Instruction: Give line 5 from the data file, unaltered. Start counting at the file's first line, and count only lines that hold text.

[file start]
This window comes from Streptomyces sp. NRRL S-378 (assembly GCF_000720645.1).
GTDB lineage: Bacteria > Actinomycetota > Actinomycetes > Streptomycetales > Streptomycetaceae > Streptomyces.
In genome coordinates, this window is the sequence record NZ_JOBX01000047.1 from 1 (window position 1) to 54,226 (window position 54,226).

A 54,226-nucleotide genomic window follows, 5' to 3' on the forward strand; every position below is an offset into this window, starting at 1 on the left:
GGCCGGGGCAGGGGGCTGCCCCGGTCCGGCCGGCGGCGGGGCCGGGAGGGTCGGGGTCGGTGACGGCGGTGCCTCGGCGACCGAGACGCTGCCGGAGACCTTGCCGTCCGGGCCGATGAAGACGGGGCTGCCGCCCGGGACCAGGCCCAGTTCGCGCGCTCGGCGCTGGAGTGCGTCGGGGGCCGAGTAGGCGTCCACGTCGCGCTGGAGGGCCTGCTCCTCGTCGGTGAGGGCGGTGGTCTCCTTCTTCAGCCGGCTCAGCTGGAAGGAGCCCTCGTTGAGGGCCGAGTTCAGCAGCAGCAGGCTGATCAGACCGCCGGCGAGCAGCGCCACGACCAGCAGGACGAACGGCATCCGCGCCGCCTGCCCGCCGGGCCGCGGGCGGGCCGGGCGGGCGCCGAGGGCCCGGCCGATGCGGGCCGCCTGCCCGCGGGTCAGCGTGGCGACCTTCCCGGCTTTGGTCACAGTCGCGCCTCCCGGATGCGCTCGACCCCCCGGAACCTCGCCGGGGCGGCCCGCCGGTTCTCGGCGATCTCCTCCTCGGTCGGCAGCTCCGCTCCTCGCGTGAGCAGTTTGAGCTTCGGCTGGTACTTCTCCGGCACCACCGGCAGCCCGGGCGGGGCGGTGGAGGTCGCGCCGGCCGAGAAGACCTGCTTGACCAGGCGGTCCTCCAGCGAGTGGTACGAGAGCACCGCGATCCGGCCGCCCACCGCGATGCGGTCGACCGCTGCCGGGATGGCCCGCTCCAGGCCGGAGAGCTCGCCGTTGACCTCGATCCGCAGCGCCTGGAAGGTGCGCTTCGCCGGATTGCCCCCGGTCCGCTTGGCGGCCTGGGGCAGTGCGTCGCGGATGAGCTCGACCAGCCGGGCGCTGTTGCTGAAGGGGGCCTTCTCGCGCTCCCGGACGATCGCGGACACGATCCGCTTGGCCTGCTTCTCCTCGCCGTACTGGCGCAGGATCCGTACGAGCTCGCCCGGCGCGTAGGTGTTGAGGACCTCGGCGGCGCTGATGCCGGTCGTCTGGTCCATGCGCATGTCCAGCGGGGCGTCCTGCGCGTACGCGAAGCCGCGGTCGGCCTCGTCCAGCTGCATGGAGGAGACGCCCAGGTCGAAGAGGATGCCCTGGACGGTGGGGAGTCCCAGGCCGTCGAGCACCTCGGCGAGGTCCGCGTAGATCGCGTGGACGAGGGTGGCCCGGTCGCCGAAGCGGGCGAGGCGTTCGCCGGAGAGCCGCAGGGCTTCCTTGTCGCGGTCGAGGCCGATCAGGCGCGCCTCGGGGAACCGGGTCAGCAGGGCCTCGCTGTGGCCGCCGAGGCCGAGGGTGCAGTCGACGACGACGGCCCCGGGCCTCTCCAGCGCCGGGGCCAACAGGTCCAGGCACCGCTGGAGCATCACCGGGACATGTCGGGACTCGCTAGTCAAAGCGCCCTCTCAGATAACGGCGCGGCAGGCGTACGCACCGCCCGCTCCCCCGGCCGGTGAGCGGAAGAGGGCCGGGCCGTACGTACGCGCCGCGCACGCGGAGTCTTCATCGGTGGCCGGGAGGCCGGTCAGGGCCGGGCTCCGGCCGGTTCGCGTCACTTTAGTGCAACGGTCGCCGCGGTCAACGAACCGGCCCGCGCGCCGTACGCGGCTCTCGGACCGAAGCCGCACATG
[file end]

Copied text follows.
GGCCGGGGCAGGGGGCTGCCCCGGTCCGGCCGGCGGCGGGGCCGGGAGGGTCGGGGTCGGTGACGGCGGTGCCTCGGCGACCGAGACGCTGCCGGAGACCTTGCCGTCCGGGCCGATGAAGACGGGGCTGCCGCCCGGGACCAGGCCCAGTTCGCGCGCTCGGCGCTGGAGTGCGTCGGGGGCCGAGTAGGCGTCCACGTCGCGCTGGAGGGCCTGCTCCTCGTCGGTGAGGGCGGTGGTCTCCTTCTTCAGCCGGCTCAGCTGGAAGGAGCCCTCGTTGAGGGCCGAGTTCAGCAGCAGCAGGCTGATCAGACCGCCGGCGAGCAGCGCCACGACCAGCAGGACGAACGGCATCCGCGCCGCCTGCCCGCCGGGCCGCGGGCGGGCCGGGCGGGCGCCGAGGGCCCGGCCGATGCGGGCCGCCTGCCCGCGGGTCAGCGTGGCGACCTTCCCGGCTTTGGTCACAGTCGCGCCTCCCGGATGCGCTCGACCCCCCGGAACCTCGCCGGGGCGGCCCGCCGGTTCTCGGCGATCTCCTCCTCGGTCGGCAGCTCCGCTCCTCGCGTGAGCAGTTTGAGCTTCGGCTGGTACTTCTCCGGCACCACCGGCAGCCCGGGCGGGGCGGTGGAGGTCGCGCCGGCCGAGAAGACCTGCTTGACCAGGCGGTCCTCCAGCGAGTGGTACGAGAGCACCGCGATCCGGCCGCCCACCGCGATGCGGTCGACCGCTGCCGGGATGGCCCGCTCCAGGCCGGAGAGCTCGCCGTTGACCTCGATCCGCAGCGCCTGGAAGGTGCGCTTCGCCGGATTGCCCCCGGTCCGCTTGGCGGCCTGGGGCAGTGCGTCGCGGATGAGCTCGACCAGCCGGGCGCTGTTGCTGAAGGGGGCCTTCTCGCGCTCCCGGACGATCGCGGACACGATCCGCTTGGCCTGCTTCTCCTCGCCGTACTGGCGCAGGATCCGTACGAGCTCGCCCGGCGCGTAGGTGTTGAGGACCTCGGCGGCGCTGATGCCGGTCGTCTGGTCCATGCGCATGTCCAGCGGGGCGTCCTGCGCGTACGCGAAGCCGCGGTCGGCCTCGTCCAGCTGCATGGAGGAGACGCCCAGGTCGAAGAGGATGCCCTGGACGGTGGGGAGTCCCAGGCCGTCGAGCACCTCGGCGAGGTCCGCGTAGATCGCGTGGACGAGGGTGGCCCGGTCGCCGAAGCGGGCGAGGCGTTCGCCGGAGAGCCGCAGGGCTTCCTTGTCGCGGTCGAGGCCGATCAGGCGCGCCTCGGGGAACCGGGTCAGCAGGGCCTCGCTGTGGCCGCCGAGGCCGAGGGTGCAGTCGACGACGACGGCCCCGGGCCTCTCCAGCGCCGGGGCCAACAGGTCCAGGCACCGCTGGAGCATCACCGGGACATGTCGGGACTCGCTAGTCAAAGCGCCCTCTCAGATAACGGCGCGGCAGGCGTACGCACCGCCCGCTCCCCCGGCCGGTGAGCGGAAGAGGGCCGGGCCGTACGTACGCGCCGCGCACGCGGAGTCTTCATCGGTGGCCGGGAGGCCGGTCAGGGCCGGGCTCCGGCCGGTTCGCGTCACTTTAGTGCAACGGTCGCCGCGGTCAACGAACCGGCCCGCGCGCCGTACGCGGCTCTCGGACCGAAGCCGCACATG